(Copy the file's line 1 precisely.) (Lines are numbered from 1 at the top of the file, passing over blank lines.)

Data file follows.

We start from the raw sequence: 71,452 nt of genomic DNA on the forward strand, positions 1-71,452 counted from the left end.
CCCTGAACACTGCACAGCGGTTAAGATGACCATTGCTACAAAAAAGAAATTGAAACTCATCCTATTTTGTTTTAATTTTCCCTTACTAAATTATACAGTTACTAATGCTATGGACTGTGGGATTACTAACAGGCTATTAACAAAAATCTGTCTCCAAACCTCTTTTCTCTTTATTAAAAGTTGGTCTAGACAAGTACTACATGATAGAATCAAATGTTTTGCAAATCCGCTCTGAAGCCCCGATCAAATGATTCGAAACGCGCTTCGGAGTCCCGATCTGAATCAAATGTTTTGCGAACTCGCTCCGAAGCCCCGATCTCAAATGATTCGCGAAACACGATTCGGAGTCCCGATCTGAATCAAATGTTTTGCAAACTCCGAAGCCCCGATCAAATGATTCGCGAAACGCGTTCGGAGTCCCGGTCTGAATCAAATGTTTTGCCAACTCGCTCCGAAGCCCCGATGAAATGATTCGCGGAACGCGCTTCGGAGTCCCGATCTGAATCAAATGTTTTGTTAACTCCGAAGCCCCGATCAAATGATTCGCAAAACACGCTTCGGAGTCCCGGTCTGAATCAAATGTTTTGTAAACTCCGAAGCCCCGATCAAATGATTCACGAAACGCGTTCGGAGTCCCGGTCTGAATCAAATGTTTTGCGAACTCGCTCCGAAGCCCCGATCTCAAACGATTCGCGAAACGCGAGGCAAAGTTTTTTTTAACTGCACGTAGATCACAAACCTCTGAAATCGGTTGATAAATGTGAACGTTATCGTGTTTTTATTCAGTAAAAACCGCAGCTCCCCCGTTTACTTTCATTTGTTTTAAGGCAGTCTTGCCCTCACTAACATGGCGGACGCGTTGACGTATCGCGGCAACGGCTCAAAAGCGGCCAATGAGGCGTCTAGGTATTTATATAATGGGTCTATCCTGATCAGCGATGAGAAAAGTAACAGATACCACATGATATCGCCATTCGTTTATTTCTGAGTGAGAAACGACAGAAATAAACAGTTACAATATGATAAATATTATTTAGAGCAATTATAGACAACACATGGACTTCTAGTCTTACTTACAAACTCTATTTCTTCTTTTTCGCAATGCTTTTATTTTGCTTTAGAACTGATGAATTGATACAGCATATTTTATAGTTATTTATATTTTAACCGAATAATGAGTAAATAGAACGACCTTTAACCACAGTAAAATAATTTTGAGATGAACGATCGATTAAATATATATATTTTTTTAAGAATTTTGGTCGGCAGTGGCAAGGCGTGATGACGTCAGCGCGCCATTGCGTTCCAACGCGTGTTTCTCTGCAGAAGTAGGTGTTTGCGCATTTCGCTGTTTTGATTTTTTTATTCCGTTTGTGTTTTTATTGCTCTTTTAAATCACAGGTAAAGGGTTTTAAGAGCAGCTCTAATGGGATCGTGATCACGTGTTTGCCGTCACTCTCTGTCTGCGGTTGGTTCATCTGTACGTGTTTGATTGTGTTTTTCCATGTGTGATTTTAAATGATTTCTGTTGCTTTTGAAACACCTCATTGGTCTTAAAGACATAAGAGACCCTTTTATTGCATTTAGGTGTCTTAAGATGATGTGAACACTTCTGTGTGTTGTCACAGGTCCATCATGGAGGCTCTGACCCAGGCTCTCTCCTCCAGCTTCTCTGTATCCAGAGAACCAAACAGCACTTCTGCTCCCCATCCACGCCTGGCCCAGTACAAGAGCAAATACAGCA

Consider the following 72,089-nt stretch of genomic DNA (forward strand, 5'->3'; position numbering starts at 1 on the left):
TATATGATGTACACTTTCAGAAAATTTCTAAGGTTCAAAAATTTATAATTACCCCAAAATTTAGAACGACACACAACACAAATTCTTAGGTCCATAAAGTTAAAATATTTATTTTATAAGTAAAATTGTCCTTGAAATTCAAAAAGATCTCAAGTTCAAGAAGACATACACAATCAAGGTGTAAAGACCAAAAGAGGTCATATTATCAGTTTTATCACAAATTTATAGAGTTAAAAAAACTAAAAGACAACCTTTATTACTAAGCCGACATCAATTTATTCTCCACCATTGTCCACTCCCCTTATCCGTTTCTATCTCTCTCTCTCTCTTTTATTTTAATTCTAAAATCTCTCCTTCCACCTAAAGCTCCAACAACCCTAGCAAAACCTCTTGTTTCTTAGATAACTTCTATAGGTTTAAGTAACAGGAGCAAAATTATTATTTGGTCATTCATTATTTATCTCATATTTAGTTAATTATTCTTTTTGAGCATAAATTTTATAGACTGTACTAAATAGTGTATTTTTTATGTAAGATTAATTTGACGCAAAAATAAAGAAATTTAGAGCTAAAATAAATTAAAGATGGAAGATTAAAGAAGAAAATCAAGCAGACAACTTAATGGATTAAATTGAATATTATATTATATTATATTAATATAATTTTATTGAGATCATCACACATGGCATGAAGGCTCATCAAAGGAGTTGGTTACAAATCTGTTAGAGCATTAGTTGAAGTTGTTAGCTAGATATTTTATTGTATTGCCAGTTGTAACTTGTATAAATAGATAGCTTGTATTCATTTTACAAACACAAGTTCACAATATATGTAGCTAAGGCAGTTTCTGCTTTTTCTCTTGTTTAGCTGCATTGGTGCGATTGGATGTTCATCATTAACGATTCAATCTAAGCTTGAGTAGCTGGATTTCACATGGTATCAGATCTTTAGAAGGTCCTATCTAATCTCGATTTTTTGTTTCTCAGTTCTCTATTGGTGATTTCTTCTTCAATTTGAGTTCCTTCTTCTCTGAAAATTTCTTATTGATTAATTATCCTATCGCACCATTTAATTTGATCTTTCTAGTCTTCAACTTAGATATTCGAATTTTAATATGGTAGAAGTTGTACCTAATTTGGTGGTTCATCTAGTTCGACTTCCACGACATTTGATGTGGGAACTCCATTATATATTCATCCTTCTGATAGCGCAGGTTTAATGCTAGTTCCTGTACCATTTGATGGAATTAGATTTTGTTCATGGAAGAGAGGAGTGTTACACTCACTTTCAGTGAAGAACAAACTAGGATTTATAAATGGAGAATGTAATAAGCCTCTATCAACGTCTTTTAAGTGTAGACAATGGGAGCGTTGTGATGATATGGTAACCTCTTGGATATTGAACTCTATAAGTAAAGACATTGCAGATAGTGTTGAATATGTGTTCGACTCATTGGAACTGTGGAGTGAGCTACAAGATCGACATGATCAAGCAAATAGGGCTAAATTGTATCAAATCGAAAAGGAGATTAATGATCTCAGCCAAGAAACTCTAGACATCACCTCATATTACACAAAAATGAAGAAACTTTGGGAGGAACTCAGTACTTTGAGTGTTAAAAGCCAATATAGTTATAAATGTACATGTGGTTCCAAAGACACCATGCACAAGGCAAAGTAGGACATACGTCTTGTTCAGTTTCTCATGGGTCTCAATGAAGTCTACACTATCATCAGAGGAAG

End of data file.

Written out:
We start from the raw sequence: 71,452 nt of genomic DNA on the forward strand, positions 1-71,452 counted from the left end.